If the breach results in.a high risk of harm to the impacted individuals, then you must notify them of the breach.The assessment should be similar to what we have outlined in step 3 above. If you decide not to notify the impacted individuals of a notifiable incident, then you will need to give reasons to the Data Commissioner. Although there defined time limit for notifying the individuals, the Act does state that it should be done within a reasonably practical period. In essence, the delay should not be inordinate.
8. What happens if I do not report a notifiable data breach?
Failure to report a notifiable data breach is a violation of the Data Protection Act. It may expose you to administrative fines (Kes. 5 Million or 1% of gross annual turnover) or general penalties (Kes. 3 Million). In addition, you may be liable to criminal sanctions i.e. a maximum jail term of 10 years. Further, an affected individual may sue you for damages for harm suffered as as a result of the breach. Finally, your corporate image may also be dented leading to an erosion of consumer confidence and possible loss of revenue.
9. What is the importance of training ?
One of the most effective ways to reduce the incidents of security breaches is to train your staff. Staff are in charge of the systems and processes you have put in place to handle personal data. When employees understand data breaches and how to respond to them, they can have a direct positive impact in reducing data breaches or mitigating the consequences of breach.
All staff should be trained on security threats whether or not their work involves IT systems. The training should be customised to the role and function of the people being trained. For example, administrative can be trained on how to identify security threats, confidentiality and on how to handle external visitors. Customer service/call center teams can be trained on how to respond to queries relating to breaches. Those that handle IT system should have modules customised to the systems they handle. The modules should cover aspects such as breach identification, escalation of breaches, containment measures etc.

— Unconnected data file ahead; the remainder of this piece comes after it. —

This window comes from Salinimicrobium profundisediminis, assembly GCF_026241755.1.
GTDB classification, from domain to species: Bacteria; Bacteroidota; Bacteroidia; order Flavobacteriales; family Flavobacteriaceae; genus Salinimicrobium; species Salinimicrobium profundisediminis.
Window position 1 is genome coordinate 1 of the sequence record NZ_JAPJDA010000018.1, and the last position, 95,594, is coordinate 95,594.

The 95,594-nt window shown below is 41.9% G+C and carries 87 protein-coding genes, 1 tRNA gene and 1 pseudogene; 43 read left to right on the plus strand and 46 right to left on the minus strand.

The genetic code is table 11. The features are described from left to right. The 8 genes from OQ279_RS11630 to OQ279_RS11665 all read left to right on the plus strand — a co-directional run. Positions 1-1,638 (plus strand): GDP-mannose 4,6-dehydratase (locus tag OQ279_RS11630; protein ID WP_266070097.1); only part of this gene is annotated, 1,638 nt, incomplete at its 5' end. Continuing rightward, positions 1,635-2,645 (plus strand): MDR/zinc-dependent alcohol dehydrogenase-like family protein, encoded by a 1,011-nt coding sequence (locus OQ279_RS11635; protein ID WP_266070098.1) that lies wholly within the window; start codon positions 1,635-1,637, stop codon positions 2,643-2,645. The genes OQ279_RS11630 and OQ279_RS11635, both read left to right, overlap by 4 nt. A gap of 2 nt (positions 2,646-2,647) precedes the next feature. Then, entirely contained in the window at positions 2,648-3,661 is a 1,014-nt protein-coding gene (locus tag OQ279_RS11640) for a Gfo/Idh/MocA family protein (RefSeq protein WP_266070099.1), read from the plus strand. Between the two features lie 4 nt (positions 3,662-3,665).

Apart from staff, you can also train your customers, suppliers and partners on your security expectations.
10. When and how should training be conducted?
Training should be carried out regularly throughout the lifecycle of the employment relationship i.e. from onboarding stage until termination of employment. Train at different times of the year. For example, you can train after an incident occurs or if you are implementing a work from home program. You can also train as part of a scheduled program.
Training can take different forms including classroom training, videos, newsletters, emails and posters, handouts, slogans and comics, webinars etc. One of the most effective ways to train is through simulated table top exercises e.g. planting a fake breach and not letting teams know so you can see how they respond. You can develop modules around the most likely cause of breach. You can also develop modules incorporating lessons learnt after an incident.
The bottom line is that training is necessary for effective data breach responses. The key is to ensure that the the trainings are relevant to your target audience.Disclaimer: The information on this blog is available for informational purposes only and is not considered legal advice on any subject matter. By viewing blog posts, the reader understands there is no advocate-client relationship between the reader and the blog publisher. The blog should not be used as a substitute for legal advice from a licensed professional advocate, and readers are urged to consult their own legal counsel on any specific legal questions concerning a specific situation. The information on the blog may be changed without notice and is not guaranteed to be complete, correct or up-to-date. While the blog is revised on a regular basis, it may not reflect the most current legal developments.